When we began working in the Bulgarian capital of Sofia nearly a decade ago, the country was still in the wake of a massive generational transformation from life in a communist country to one of greater freedom, but also uncertainty. Reconstructing civil society played a major role in that transformation, and placemaking projects in Sofia helped flex those civic muscles and expand the conversation about urban values, ideas, and design. The discussions were inspired and dynamic, with many opinions and voices, yet change did not come quickly.
So it is exciting to see that placemaking in Bulgaria has taken root beyond the capital in smaller, nimbler cities, thanks in no small part to BG Be Active, a Bulgarian nonprofit organization that promotes active lifestyles and active citizenship. Since 2016, placemaking has become one of the key ways that they achieve this mission, supporting the creation or renovation of 20 public places in 20 different communities across the country. The organization is also the steward of a budding regional placemaking network in Bulgaria, where local activists can share resources, learn and collaborate.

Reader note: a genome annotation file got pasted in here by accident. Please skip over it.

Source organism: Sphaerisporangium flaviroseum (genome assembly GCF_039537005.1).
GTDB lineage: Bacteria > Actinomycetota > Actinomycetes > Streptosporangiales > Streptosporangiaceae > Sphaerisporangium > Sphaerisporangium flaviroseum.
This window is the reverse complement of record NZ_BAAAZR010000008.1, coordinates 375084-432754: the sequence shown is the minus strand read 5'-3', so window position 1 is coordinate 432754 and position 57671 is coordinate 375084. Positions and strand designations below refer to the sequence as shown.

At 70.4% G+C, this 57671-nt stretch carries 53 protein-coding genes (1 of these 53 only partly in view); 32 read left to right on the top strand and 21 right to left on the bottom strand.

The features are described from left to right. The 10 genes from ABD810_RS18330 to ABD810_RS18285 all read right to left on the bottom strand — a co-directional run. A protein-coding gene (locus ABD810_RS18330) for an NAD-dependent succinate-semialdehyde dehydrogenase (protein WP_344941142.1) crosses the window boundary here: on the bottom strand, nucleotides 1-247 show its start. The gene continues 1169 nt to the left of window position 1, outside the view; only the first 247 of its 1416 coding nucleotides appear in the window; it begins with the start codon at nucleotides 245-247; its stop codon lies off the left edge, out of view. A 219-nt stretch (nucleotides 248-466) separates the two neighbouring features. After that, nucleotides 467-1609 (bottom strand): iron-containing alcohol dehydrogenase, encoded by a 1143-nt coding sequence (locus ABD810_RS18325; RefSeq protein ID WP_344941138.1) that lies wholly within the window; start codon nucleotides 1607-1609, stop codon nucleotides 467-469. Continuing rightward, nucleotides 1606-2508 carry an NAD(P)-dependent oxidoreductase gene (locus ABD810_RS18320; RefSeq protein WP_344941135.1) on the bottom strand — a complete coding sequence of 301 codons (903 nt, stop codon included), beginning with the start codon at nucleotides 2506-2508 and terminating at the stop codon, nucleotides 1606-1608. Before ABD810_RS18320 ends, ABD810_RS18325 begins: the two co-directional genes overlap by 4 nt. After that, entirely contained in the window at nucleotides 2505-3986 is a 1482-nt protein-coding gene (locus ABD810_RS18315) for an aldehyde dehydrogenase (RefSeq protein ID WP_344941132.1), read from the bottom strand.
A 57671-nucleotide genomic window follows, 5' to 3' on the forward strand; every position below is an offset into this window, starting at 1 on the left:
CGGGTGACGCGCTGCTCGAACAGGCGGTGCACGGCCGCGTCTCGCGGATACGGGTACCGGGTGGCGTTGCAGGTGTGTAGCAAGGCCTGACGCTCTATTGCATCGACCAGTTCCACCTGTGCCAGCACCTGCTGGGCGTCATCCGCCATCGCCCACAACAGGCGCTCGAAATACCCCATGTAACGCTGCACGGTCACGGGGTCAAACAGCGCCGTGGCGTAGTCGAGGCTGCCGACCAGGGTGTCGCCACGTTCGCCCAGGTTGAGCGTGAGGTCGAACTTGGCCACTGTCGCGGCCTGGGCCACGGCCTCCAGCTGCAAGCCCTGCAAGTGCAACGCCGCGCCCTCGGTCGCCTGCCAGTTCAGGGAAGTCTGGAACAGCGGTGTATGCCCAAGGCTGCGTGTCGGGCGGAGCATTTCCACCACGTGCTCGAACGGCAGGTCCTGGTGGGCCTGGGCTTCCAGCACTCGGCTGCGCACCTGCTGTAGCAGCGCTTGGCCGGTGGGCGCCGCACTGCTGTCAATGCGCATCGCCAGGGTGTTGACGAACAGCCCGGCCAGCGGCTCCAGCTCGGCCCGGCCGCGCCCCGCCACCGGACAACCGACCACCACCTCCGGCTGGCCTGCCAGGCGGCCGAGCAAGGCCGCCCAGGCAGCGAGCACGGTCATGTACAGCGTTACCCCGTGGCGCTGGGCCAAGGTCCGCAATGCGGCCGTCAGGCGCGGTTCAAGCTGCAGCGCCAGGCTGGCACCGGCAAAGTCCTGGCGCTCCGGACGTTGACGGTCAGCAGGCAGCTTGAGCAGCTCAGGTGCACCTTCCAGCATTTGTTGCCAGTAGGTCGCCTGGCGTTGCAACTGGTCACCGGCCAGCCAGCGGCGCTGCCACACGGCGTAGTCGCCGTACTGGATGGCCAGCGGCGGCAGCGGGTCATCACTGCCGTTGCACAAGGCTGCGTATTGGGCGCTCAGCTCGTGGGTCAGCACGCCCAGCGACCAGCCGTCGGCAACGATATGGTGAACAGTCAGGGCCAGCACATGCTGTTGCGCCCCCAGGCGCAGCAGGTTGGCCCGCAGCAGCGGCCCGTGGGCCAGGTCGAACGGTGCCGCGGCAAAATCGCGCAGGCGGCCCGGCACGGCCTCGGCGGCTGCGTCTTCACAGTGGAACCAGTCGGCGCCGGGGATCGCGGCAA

The following three projects are a part of BG Be Active’s initiative “The Spot,” the first nationwide placemaking program in Bulgaria “committed to improving public spaces, investing in new and different places that meet the needs of local residents, building the capacity of the groups involved, and actively engaging young people from idea to realization for the sake of sustainability and responsibility for its conservation.” Each project brings together an inspiring combination of eye-catching aesthetics, a lighter, quicker, cheaper approach to activation, and clear public benefits tailored to the local community.
What do you do with an abandoned, decommissioned airplane? Turn it into a great public space, of course! All it took in Silistra, a small town in an area of Bulgaria facing a shrinking population, was adding some new uses and amenities to make this declining yet intriguing eyesore into a destination. Read more.
In a neighborhood where a large number of visually impaired residents felt uncomfortable leaving their houses and had nowhere to go, local activists used lighter, quicker, cheaper improvements to create a safe and accessible social space for the community. Read more.
Playgrounds and sports fields are all well and good, but don’t youth deserve an outdoor social gathering space, too? A youth council in the city of Shumen worked with a local design studio to bring one to life inside a geodesic dome. Read more.
Anyone can submit their own favorite public space to our international Great Public Spaces database, and we want to hear about yours! Simply visit the database homepage and click the “Nominate a Great Place” button.